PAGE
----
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ODL Articles

Digital Fluency

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A Snapshot of Distance Education in Africa.

African countries face tremendous challenges vis-à-vis other geographies and regions. Rapidly increasing demands for all levels and forms of education coupled with local and regional governments’ limited capacity to expand provision of education through traditional bricks-and-mortar institutions leave ODL as a viable option to address and match growing demand for education. It offers one way to increase the capacity of educational systems without incurring the cost of building facilities by allowing learners the flexibility to remain in their communities or in their duty post. Distance education was and is seen as one of the solutions to training education and health services personnel who are working full-time and who are unable to attend and/or afford to register in full-time residential institutions. It is also seen as a solution to the depleting ranks of teachers and healthcare and other professionals, which have been decimated by HIV/AIDS, as distance education can provide effective pre-service and in-service training programs.

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The Practice of Open and Distance Learning (ODL) in Tanzania

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An Evaluative Study of a Distance Teacher Education Program in a University in Ghana

The study used an adaptation of Provus’ discrepancy evaluation model to evaluate a distance teacher education program in the University of Cape Coast, the premier teacher education institution in Ghana. The study involved comparing performance data of the program as perceived by students and faculty/administrators to standards prepared from the program’s design. Performance data was obtained by administering two survey instruments to a random sample of students and faculty/administrators. Discrepancies between performance and standards were reported. The study concluded that although there were some discrepancies between program standards and performance the program is fulfilling its purpose of upgrading the professional and academic performance of a large number of teachers in the public K-8 schools in Ghana.

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Crossing the Chasm – Introducing Flexible Learning into the Botswana Technical Education Programme: From Policy to Action

This paper reports on a longitudinal, ethnomethodological case study of the development towards flexible delivery of the Botswana Technical Education Programme (BTEP), offered by Francistown College of Technical & Vocational Education (FCTVE). Data collection methods included documentary analysis, naturalistic participant observation, and semi-structured interviews. The author identifies and analyses the technical, staffing, and cultural barriers to change when introducing technology-enhanced, flexible delivery methods. The study recommends that strategies to advance flexible learning should focus on the following goals: establish flexible policy and administration systems, change how staff utilization is calculated when flexible learning methodologies are used, embed flexible delivery in individual performance development and department/college strategic plans, ensure managerial leadership, hire and support permanent specialists, identify champions and share success stories, and address issues of inflexible organisational culture. This study may be of value in developing countries where mass-based models are sought to expand access to vocational education and training.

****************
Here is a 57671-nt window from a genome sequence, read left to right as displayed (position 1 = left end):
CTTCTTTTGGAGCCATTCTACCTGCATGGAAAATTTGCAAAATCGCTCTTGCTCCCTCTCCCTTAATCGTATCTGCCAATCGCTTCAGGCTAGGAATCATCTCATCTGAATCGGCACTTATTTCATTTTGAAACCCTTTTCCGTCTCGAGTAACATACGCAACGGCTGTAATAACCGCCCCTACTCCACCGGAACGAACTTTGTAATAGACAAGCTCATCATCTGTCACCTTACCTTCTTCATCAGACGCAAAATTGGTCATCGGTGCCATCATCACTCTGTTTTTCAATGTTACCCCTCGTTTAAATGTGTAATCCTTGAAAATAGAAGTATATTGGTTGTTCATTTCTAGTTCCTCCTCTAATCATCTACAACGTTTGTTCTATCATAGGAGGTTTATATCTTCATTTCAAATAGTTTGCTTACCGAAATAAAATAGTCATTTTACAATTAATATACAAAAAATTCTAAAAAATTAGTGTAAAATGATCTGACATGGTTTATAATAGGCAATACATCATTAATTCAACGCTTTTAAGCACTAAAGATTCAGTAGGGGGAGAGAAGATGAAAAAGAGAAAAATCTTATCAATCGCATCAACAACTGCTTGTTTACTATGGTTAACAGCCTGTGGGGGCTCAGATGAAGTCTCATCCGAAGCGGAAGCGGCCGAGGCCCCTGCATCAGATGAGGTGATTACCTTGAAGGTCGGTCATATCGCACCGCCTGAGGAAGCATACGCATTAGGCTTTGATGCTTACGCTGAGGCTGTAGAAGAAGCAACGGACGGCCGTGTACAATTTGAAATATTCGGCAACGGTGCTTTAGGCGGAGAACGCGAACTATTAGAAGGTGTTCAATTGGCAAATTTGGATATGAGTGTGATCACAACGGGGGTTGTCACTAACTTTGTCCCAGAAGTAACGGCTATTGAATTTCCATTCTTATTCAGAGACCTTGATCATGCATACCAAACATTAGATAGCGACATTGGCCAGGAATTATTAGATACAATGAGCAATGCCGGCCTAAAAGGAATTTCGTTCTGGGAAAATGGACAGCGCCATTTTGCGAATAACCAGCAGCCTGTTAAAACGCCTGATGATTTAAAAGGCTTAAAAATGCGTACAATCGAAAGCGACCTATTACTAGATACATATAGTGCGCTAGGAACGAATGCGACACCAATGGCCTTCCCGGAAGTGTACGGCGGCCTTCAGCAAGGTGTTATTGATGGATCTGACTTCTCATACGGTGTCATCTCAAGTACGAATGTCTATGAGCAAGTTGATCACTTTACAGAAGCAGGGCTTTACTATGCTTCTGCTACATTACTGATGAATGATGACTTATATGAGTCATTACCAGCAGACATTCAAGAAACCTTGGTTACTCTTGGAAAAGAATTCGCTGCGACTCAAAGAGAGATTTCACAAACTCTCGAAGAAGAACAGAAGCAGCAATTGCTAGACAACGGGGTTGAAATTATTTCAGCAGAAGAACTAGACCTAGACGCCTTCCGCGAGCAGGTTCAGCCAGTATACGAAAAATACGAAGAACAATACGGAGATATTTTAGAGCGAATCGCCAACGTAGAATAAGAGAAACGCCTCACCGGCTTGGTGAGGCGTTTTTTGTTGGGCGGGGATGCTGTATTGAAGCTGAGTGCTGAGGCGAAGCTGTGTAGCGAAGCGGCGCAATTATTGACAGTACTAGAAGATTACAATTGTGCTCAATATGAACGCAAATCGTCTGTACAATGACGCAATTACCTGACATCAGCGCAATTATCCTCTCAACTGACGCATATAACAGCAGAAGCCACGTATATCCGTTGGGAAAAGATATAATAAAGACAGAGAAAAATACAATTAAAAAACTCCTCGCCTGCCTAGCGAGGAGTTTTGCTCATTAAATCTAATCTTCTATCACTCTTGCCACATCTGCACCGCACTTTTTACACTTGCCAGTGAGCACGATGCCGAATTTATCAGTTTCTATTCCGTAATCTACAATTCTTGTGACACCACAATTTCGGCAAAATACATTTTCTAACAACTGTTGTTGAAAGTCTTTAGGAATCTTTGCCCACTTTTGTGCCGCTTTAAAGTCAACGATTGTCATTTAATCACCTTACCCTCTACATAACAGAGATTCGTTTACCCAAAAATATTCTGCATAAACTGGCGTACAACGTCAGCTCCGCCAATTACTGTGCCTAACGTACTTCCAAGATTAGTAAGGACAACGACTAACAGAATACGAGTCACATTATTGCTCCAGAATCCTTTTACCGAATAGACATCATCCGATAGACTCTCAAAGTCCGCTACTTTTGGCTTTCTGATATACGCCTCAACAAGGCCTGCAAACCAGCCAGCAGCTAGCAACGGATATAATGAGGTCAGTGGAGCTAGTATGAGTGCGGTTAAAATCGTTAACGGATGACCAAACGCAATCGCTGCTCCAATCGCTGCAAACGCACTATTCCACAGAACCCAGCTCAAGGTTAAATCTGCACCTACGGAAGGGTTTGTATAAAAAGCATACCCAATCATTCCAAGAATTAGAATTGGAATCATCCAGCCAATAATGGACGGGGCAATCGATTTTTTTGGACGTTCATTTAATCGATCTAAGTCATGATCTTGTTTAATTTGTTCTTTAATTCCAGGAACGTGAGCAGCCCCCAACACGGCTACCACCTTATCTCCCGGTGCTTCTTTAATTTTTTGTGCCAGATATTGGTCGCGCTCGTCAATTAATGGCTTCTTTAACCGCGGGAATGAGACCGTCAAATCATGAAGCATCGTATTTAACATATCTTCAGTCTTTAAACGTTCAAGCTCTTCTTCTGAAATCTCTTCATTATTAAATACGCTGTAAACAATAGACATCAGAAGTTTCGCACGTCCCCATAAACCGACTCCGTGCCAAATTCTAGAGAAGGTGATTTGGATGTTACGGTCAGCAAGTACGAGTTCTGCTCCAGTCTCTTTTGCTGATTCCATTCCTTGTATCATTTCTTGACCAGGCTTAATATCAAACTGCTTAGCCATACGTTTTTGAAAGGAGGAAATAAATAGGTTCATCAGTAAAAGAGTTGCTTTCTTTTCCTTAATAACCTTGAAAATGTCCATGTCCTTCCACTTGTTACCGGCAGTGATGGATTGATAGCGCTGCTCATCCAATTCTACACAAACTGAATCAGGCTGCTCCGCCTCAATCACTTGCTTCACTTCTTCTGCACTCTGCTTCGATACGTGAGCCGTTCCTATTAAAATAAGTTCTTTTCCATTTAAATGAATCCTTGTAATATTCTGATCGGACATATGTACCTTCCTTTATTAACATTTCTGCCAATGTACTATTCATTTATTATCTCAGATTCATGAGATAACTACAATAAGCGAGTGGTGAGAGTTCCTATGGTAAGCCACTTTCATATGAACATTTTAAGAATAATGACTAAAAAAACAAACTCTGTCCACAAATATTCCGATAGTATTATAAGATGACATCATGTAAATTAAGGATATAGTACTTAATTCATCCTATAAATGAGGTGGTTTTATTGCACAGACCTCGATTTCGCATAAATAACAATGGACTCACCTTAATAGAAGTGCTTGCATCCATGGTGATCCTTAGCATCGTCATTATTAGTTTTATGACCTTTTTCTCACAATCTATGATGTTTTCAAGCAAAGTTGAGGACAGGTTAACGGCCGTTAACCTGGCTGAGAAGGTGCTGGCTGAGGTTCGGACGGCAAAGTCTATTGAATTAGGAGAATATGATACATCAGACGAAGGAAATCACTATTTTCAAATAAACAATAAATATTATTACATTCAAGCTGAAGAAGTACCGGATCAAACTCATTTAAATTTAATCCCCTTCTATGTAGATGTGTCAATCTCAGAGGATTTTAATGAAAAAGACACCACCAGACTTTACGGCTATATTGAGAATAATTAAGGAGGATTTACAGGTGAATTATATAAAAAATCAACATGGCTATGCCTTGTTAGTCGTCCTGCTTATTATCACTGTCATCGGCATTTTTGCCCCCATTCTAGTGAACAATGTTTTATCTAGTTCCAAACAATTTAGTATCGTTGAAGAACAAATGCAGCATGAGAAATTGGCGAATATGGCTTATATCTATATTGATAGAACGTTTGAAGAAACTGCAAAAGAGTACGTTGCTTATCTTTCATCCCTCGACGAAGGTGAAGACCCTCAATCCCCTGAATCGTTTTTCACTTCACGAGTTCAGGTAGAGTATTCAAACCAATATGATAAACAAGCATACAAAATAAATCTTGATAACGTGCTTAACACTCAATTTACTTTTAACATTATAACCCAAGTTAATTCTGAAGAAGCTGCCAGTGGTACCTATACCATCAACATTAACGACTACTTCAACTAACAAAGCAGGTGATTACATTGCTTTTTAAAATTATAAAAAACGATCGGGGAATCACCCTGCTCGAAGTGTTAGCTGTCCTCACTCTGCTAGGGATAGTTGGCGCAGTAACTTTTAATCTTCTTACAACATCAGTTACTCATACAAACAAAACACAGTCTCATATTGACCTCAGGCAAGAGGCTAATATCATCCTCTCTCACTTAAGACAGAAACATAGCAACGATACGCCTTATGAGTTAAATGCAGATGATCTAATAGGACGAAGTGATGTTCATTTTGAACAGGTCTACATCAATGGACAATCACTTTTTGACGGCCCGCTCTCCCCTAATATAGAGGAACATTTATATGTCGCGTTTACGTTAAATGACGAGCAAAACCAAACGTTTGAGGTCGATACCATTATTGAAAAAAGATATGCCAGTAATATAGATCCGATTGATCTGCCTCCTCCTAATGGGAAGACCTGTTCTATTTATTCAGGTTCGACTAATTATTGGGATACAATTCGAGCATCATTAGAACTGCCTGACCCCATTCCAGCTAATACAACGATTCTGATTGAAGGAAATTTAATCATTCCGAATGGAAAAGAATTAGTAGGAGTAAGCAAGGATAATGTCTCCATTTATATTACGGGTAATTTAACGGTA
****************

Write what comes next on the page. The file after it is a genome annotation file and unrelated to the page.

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Designing to Promote Access, Quality, and Student Support in an Advanced Certificate Programme for Rural Teachers in South Africa

This paper reports on the re-design of the Advanced Certificate in Education (ACE) programme, which is offered by the University of Pretoria through distance education (DE) to teachers in rural South Africa. In 2007, a team re-designed the programme with the goal of promoting access, quality, and student support. The team included an independent body, the South African Institute of Distance Education (SAIDE), and various education specialists. Training workshops for academics and a comprehensive internal and external review process contributed to the quality of the re-designed programme. Interactive web-based technologies were not included because of poor Internet connectivity; however, the authors note the use and potential of cell phone technology for DE programmes. Student support was enhanced by an additional short contact session, a capping assignment, a CD-ROM, and decentralised tutoring at contact venues. The programme was re-evaluated and approved in 2008, and the re-design methodology now guides similar projects.

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Distance Learning and Teacher Education in Botswana: Opportunities and Challenges

This paper reports on a study at Molepolole College of Education (MCE) involving teachers and tutors in the Diploma in Primary Education (DPE) program by distance mode, an in-service program aimed at upgrading academic and professional qualifications of primary school teachers in Botswana. The study sought to understand the level of access and the challenges faced by teachers and tutors. Data was collected through in-depth interviews, survey, and document analysis. Findings showed that teachers should be enrolled in the program at a younger age, and issues that lead to delays in completion must be addressed. The paper recommends that the Ministry of Education (MOE) hire full-time tutors to support teachers at their bases, provide resources for practical subjects, organize workshops to familiarize tutors with appropriate strategies for adult learners, increase the duration of residential sessions, explore the use of alternative instructional technologies, and institute regular customer evaluations.

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Exploring Blended Learning for Science Teacher Professional Development in an African Context